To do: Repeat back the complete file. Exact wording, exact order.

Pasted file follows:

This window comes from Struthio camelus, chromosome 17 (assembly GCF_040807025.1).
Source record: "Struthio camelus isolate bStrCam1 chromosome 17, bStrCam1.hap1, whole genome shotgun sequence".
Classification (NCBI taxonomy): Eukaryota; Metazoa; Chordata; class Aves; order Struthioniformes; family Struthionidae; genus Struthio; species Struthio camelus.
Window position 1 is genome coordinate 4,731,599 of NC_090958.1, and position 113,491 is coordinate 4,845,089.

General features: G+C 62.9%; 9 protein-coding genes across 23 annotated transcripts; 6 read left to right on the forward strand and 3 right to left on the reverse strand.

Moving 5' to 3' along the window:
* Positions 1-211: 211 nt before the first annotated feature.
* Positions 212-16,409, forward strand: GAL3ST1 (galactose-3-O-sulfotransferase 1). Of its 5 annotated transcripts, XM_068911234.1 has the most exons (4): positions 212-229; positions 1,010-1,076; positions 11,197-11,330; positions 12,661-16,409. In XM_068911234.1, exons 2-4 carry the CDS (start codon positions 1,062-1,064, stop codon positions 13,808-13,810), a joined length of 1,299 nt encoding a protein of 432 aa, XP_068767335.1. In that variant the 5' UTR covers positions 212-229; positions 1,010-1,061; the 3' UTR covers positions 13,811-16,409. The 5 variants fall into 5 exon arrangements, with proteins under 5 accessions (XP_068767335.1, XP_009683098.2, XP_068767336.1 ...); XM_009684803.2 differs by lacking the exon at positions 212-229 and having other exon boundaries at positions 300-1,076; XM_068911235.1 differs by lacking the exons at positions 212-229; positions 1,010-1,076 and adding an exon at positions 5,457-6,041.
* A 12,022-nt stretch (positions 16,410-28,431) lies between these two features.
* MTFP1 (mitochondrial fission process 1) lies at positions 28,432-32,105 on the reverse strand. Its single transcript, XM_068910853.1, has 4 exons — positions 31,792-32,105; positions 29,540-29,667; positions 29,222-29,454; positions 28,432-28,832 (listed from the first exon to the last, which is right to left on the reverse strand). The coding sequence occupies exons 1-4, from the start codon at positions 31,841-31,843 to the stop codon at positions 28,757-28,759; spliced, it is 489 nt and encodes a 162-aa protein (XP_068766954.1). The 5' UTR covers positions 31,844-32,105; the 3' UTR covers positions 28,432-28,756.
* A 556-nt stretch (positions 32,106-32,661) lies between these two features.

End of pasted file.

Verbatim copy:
This window comes from Struthio camelus, chromosome 17 (assembly GCF_040807025.1).
Source record: "Struthio camelus isolate bStrCam1 chromosome 17, bStrCam1.hap1, whole genome shotgun sequence".
Classification (NCBI taxonomy): Eukaryota; Metazoa; Chordata; class Aves; order Struthioniformes; family Struthionidae; genus Struthio; species Struthio camelus.
Window position 1 is genome coordinate 4,731,599 of NC_090958.1, and position 113,491 is coordinate 4,845,089.

General features: G+C 62.9%; 9 protein-coding genes across 23 annotated transcripts; 6 read left to right on the forward strand and 3 right to left on the reverse strand.

Moving 5' to 3' along the window:
* Positions 1-211: 211 nt before the first annotated feature.
* Positions 212-16,409, forward strand: GAL3ST1 (galactose-3-O-sulfotransferase 1). Of its 5 annotated transcripts, XM_068911234.1 has the most exons (4): positions 212-229; positions 1,010-1,076; positions 11,197-11,330; positions 12,661-16,409. In XM_068911234.1, exons 2-4 carry the CDS (start codon positions 1,062-1,064, stop codon positions 13,808-13,810), a joined length of 1,299 nt encoding a protein of 432 aa, XP_068767335.1. In that variant the 5' UTR covers positions 212-229; positions 1,010-1,061; the 3' UTR covers positions 13,811-16,409. The 5 variants fall into 5 exon arrangements, with proteins under 5 accessions (XP_068767335.1, XP_009683098.2, XP_068767336.1 ...); XM_009684803.2 differs by lacking the exon at positions 212-229 and having other exon boundaries at positions 300-1,076; XM_068911235.1 differs by lacking the exons at positions 212-229; positions 1,010-1,076 and adding an exon at positions 5,457-6,041.
* A 12,022-nt stretch (positions 16,410-28,431) lies between these two features.
* MTFP1 (mitochondrial fission process 1) lies at positions 28,432-32,105 on the reverse strand. Its single transcript, XM_068910853.1, has 4 exons — positions 31,792-32,105; positions 29,540-29,667; positions 29,222-29,454; positions 28,432-28,832 (listed from the first exon to the last, which is right to left on the reverse strand). The coding sequence occupies exons 1-4, from the start codon at positions 31,841-31,843 to the stop codon at positions 28,757-28,759; spliced, it is 489 nt and encodes a 162-aa protein (XP_068766954.1). The 5' UTR covers positions 31,844-32,105; the 3' UTR covers positions 28,432-28,756.
* A 556-nt stretch (positions 32,106-32,661) lies between these two features.